Here you find links to useful code and data repositories that we develop.
A python code computing the properties of the remnant black hole from black-hole–neutron-star mergers.
A python code computing the gravitational wave luminosity peak, the energy and angular momentum carried away by gravitational waves at merger and the total gravitational wave energy emitted for the merger of a binary neutron star system.
A codebase designed to fit UVOIR lightcurves and spectra to kilonova models for the purpose of extracting information about ejecta, such as mass, velocity, and lanthanide fraction. In addition, it allows to use fits to numerical relativity data to make inferences about binary properties, such as mass ratio and equation of state.
A public repository to collect postmerger gravitational-wave data; currently mostly used for the characteristic frequencies of the NS remnant.
Simple python program to plot & animates 1D data, meant as a lightweight substitution for ygraph.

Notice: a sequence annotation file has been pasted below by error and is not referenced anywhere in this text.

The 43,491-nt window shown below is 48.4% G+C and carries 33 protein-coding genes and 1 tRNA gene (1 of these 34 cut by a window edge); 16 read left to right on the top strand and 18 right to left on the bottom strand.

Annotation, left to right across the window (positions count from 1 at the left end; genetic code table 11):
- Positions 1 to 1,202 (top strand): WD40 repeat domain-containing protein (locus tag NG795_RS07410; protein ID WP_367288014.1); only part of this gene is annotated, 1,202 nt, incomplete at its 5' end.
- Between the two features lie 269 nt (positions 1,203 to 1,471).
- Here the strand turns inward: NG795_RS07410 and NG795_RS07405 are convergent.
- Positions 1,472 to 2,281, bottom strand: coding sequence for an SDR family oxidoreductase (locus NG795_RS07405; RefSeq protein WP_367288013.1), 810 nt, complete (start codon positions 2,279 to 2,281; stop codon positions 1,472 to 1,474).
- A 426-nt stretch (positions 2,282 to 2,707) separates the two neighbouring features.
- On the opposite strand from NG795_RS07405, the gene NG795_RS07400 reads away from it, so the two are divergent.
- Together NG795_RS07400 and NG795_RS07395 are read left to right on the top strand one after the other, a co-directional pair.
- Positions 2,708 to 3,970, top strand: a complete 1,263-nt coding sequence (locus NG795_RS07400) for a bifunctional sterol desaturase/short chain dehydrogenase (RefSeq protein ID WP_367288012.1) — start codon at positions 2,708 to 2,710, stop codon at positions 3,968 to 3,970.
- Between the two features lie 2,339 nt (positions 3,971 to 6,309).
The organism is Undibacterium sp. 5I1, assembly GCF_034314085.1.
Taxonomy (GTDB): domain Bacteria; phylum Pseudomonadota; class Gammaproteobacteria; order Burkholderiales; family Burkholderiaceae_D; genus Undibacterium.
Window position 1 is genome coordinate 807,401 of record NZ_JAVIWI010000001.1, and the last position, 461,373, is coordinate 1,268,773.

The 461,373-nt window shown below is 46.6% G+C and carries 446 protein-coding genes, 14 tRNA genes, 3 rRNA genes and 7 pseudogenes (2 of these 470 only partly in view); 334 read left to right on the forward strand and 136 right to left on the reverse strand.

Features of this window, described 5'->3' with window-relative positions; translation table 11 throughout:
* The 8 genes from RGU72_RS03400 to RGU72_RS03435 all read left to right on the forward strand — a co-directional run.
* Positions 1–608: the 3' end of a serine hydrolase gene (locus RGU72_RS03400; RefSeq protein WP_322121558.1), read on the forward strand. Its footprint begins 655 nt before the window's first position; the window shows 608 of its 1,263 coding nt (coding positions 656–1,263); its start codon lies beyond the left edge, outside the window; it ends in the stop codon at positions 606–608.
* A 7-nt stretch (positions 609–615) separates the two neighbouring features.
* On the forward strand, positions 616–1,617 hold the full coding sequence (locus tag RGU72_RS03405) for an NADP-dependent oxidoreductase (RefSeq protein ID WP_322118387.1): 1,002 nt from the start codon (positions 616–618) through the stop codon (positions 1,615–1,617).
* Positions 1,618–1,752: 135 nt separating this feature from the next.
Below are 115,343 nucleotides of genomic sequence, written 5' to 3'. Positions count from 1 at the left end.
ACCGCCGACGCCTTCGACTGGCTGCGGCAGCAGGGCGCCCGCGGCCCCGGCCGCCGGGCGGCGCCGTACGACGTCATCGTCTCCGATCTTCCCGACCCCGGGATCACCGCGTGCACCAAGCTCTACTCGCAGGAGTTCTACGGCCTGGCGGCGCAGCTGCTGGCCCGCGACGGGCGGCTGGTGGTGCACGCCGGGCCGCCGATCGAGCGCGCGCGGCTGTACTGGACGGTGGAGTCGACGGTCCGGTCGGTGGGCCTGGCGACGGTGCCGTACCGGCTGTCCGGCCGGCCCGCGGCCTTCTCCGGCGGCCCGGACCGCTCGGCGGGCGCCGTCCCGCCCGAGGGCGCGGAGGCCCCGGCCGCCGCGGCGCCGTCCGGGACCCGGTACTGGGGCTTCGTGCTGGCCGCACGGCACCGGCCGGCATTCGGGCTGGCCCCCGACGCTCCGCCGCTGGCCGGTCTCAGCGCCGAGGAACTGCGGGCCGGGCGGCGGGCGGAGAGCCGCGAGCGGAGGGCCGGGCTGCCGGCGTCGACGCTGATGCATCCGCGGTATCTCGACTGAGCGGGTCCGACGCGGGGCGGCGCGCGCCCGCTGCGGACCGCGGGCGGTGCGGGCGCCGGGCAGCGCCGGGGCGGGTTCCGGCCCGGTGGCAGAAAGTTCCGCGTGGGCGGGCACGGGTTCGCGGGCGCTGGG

TEOBResumS is an effective-one-body waveform model for non-precessing (spin-aligned) and tidally interacting compact binaries. The point-mass sector is informed by NR simulations of binary black holes to generate complete waveforms through merger and ringdown. The tidal sector of the model describes the dynamics of neutron star binaries up to merger and incorporates a resummed attractive potential.
WhiskyTHC is a state-of-the-art numerical relativity code designed to study compact binary coalescences and core-collapse supernovae. WhiskyTHC combines state-of-the-art high-resolution shock-capturing methods with the simulation technology provided by the Einstein Toolkit. WhiskyTHC include the sophisticated microphysics framework developed at the Max Planck Institute for Gravitational Physics for the original Whisky code.
A Zenodo collection of datasets from numerical relativity and gravitational waves modeling papers.
Computation of kilonovae properties for BNS mergers following Class.Quant.Grav. 34 (2017) no.10, 105014. Ejecta fits are obtained from a large number on NR simulations. Lightcurves are based on a simplified analytical model, which makes use of bolometric corrections computed from the Monte-Carlo simulations of Masaomi Tanaka.